When Tessa went out of commission, I had six sheep, six sheep who were not dog broke. While lovely for Tessa to tune up her skills, not so lovely for starting Reba in a controlled manner. The difference between dog broke sheep and normal sheep, is dog broke sheep will run toward you and have figured out being close to you is a safer place to be. Normal sheep will run all over the place, scatter and not necessarily want to be near you.
After a conversation with Ken, I discovered he was busy and wasn't using Flint. A gleam developed in my eye, and some sweet words later, Flint temporarily became mine. I was keen to get started and wasted no time in putting my new project on sheep. My sheep who had been worked a little by Tessa, were not so keen. In front of my astonished eyes, I watched them scatter and hide. Literally hide. They would run into the tall, dead grass and lay down. The dog would then loose them in the grass. Some of them ran into the dry slough and lay down in the depressions. Clearly dog breaking the sheep was going to be slightly more challenging than I had anticipated.
After much running, sweating and yelling, Flint managed to get five of the sheep into the corral. Poor Flint was out of shape and huffing pretty good at this point. Normally you would take the herd of sheep to the loner and collect up, however, afraid I'd never get them back in I chose to leave the ones I had in the corral. Realizing I was running out of dog, we took a water break, then went after the final sheep. Wanting to save my dog, I brought my trusty grain bucket. Nope, not interested. Fine be that way. Sending Flint, we encountered a problem, this sheep had it's fight on. It faced up and proceeded to refuse to move. Deciding some artillery was needed I gave Flint his bite command. Bang! Right on the nose. Still no movement. Again, and again. Still no movement. By this point the sheep is bleeding and I'm realizing nothing is going to get this thing going. But I don't want it to win the battle. The last thing I want it to figure out is if it fights then it doesn't get worked or gets to do what it wants.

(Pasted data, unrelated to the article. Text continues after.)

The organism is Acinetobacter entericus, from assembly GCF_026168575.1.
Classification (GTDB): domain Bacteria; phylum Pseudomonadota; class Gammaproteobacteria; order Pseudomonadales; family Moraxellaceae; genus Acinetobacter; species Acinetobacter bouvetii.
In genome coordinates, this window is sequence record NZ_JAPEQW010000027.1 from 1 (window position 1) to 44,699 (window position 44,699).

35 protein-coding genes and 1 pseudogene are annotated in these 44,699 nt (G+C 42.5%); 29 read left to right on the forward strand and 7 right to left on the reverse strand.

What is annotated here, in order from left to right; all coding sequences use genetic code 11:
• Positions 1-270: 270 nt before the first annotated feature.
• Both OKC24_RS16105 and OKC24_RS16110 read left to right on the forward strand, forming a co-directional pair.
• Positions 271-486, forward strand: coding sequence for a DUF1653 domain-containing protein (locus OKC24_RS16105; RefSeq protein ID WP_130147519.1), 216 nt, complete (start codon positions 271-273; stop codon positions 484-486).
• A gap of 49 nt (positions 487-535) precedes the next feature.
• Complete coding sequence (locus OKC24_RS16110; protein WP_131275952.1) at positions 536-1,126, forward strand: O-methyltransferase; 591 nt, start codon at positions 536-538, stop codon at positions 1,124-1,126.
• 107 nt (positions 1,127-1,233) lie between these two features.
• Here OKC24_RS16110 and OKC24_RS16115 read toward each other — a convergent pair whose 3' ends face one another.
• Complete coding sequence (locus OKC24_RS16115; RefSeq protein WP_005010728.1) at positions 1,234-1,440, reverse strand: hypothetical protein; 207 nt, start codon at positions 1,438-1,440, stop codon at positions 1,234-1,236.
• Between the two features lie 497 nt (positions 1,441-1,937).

Back to the barn Flint and I go. Rope in hand I go back to the sheep, place it around it's neck, send Flint to the hind. I tug, Flint bites. And no movement. Until the sheep lies down. Flint is wiped, I'm tired and aggravated. So I leave the sheep. Not great training but sometimes you need to know when to quit. I could have fought until the sheep died but then all I'd have gained was a dead sheep.
I've had Flint for around a month now. And I'm pleased to announce that my sheep are kinda, sorta dog broke. Enough that I can work Reba, with Flint waiting as back up for any bolters. Which is all I need right now.
(P.S. Flint is for sale...)